Something else Iannucci is interested in, especially in “Frozen Yoghurt,” is the rather complicated hierarchy in a place like DC. For instance, early in the episode, Selina stages a “brush past” with Eric, Senator Doyle’s chief of staff, because she wants to “give him a smile to take back to his boss.” In other words, she’s sucking up to Doyle by sucking up to his staffer. Veep is, in a way, a comedy of manners about DC, a place where being powerful is equated with having people to do things for you. So, Selina dithers around in her office while Amy meets with Eric, then pretends to be busy (“This is an interesting piece of paper,” she tells Gary) as she does her “brush past.”
Veep is acutely sensitive to the bitter ironies of the vice presidency, but if anything, I think the show’s portrayal of Selina’s staffers—and their internecine rivalry—is even more interesting. Each character has his or her own distinct skill to offer the vice president, and it’s fascinating to see how they leverage their relationship with her. Gary is physically closest to the veep, which he believes gives him a kind of proximate power. He boasts of being Selina’s “moon,” and he proves it by intercepting a germ-laden sneeze (alas, his selfless act doesn’t do much to help, since he and Selina both get sick). Dan is the schemer, the guy who’s eager to leak news about the task force to Leon West, a powerful DC reporter, all in an effort to steal Mike’s job. After all, what good is Selina’s triumph if Dan can’t use it to ingratiate himself to someone in power?
Maybe he’s just learning from the boss. After all, it’s Selina who, after learning about the success of the green jobs task force, exclaims, “That is so great for me!”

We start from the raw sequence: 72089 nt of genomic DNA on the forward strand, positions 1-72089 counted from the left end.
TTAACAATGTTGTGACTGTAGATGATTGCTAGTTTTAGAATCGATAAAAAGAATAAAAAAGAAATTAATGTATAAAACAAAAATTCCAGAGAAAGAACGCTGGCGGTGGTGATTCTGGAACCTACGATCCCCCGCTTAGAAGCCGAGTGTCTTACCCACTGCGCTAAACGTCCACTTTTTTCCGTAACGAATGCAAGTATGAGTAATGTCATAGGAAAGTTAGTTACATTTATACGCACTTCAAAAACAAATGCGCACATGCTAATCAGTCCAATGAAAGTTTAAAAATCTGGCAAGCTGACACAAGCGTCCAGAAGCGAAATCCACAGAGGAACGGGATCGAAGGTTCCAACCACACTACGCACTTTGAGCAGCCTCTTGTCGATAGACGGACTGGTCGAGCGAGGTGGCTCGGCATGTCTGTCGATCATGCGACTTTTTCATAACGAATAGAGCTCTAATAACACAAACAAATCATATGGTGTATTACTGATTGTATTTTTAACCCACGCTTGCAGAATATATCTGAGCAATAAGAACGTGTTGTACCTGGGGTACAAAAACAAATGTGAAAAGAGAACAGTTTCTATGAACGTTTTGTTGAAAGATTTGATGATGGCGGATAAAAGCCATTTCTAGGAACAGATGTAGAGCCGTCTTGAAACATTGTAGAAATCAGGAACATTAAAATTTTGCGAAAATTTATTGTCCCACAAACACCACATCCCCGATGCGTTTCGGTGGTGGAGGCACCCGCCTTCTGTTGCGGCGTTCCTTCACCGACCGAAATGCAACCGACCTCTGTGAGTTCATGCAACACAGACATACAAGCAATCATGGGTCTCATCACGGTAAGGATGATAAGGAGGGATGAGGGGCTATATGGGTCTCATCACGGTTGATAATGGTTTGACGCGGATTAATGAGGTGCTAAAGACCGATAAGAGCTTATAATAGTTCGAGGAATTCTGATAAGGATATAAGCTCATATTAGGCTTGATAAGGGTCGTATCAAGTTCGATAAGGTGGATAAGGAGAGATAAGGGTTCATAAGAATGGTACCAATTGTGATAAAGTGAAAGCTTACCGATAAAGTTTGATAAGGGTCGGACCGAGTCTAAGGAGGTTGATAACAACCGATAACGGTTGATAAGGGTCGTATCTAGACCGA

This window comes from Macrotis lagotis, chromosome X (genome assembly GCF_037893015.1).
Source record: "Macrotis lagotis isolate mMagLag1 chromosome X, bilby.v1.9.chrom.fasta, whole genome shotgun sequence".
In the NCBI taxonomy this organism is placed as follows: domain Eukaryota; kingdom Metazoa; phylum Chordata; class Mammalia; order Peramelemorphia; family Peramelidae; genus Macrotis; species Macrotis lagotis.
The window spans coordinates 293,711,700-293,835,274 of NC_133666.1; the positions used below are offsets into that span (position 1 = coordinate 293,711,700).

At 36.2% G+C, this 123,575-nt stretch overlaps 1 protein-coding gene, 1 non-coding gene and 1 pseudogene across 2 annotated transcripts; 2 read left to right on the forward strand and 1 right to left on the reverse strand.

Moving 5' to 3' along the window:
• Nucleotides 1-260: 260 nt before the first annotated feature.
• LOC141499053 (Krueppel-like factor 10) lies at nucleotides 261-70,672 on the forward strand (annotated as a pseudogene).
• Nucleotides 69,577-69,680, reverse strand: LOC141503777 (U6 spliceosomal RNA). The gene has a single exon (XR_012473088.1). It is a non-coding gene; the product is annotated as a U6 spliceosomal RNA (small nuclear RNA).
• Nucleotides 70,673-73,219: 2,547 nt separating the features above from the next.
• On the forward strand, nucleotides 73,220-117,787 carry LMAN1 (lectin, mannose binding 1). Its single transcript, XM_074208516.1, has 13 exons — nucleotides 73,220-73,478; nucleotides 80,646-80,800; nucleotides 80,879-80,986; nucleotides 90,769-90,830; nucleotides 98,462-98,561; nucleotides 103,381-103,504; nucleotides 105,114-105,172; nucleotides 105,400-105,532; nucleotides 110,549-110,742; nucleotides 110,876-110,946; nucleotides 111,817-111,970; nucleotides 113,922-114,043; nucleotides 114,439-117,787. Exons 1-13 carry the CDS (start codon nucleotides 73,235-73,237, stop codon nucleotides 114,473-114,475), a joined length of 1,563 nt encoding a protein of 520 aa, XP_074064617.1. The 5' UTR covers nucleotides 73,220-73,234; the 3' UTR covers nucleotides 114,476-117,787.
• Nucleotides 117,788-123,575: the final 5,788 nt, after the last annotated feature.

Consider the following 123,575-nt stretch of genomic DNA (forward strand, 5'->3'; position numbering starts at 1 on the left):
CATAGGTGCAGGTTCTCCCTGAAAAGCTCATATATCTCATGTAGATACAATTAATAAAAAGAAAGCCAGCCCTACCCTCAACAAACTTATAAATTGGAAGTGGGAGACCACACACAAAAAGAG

- Jonah is quickly becoming my favorite character on this series, and his riff on frozen yogurt flavors is, for me, the highlight of the whole episode. “Mint implies “freshness, trust, traditional values,” while a swirl suggests “racial harmony, crossing the aisle.” Jonah, of course, takes the mission completely seriously. “This is one of my areas, food choices, seriously,” he says.
- Telling detail: Senator Doyle bullies Eric in order to ingratiate himself to Selina, who bullies Gary in order to ingratiate herself to Eric.
- Mike: “You work at the White House? My God. Can I blow you?”
- Something I wish they’d say on the Sunday talk shows: “If you can get a senate reform bill through the place it’s designed to reform, that would be amazing. That would be like persuading a guy to fist himself.”
- I love how unimpressed the mom at the yogurt shop is with Leon.
- The saddest part about the president’s rapid recovery: Selina even has to return her pen and binders.
- Further hints the unnamed president is probably not conservative: The owner of the yogurt shop complains about taxes.
- “I just won’t be photographed eating a hot dog or any other phallic food,” Selina declares. Could this be another reference to her failed presidential campaign?
- Selina: “You could move more air by farting.” Gary: “I’m sure you could ma’am.”